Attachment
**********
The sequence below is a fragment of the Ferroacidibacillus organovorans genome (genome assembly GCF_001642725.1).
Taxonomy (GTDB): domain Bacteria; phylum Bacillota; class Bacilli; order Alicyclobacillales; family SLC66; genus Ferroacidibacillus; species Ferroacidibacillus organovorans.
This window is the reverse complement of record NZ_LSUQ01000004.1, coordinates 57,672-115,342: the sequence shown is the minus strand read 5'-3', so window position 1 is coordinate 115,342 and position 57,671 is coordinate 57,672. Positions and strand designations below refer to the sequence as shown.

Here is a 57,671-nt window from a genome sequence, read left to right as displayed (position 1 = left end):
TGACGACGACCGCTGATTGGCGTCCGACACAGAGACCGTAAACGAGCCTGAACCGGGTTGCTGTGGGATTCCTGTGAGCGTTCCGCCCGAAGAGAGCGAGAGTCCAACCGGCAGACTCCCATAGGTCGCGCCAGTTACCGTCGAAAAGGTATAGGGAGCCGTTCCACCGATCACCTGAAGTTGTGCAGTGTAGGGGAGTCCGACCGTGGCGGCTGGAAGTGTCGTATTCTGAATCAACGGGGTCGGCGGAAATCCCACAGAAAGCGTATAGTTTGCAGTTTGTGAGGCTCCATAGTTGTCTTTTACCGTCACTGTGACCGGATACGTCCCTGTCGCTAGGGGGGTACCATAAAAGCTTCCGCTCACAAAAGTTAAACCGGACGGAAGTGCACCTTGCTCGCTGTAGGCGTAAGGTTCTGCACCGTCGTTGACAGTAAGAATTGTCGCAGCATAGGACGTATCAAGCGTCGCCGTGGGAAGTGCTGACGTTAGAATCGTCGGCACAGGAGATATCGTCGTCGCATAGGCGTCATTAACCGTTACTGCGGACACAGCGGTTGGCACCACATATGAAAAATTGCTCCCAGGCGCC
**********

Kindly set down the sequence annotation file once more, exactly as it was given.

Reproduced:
The sequence below is a fragment of the Ferroacidibacillus organovorans genome (genome assembly GCF_001642725.1).
Taxonomy (GTDB): domain Bacteria; phylum Bacillota; class Bacilli; order Alicyclobacillales; family SLC66; genus Ferroacidibacillus; species Ferroacidibacillus organovorans.
This window is the reverse complement of record NZ_LSUQ01000004.1, coordinates 57,672-115,342: the sequence shown is the minus strand read 5'-3', so window position 1 is coordinate 115,342 and position 57,671 is coordinate 57,672. Positions and strand designations below refer to the sequence as shown.

Here is a 57,671-nt window from a genome sequence, read left to right as displayed (position 1 = left end):
TGACGACGACCGCTGATTGGCGTCCGACACAGAGACCGTAAACGAGCCTGAACCGGGTTGCTGTGGGATTCCTGTGAGCGTTCCGCCCGAAGAGAGCGAGAGTCCAACCGGCAGACTCCCATAGGTCGCGCCAGTTACCGTCGAAAAGGTATAGGGAGCCGTTCCACCGATCACCTGAAGTTGTGCAGTGTAGGGGAGTCCGACCGTGGCGGCTGGAAGTGTCGTATTCTGAATCAACGGGGTCGGCGGAAATCCCACAGAAAGCGTATAGTTTGCAGTTTGTGAGGCTCCATAGTTGTCTTTTACCGTCACTGTGACCGGATACGTCCCTGTCGCTAGGGGGGTACCATAAAAGCTTCCGCTCACAAAAGTTAAACCGGACGGAAGTGCACCTTGCTCGCTGTAGGCGTAAGGTTCTGCACCGTCGTTGACAGTAAGAATTGTCGCAGCATAGGACGTATCAAGCGTCGCCGTGGGAAGTGCTGACGTTAGAATCGTCGGCACAGGAGATATCGTCGTCGCATAGGCGTCATTAACCGTTACTGCGGACACAGCGGTTGGCACCACATATGAAAAATTGCTCCCAGGCGCC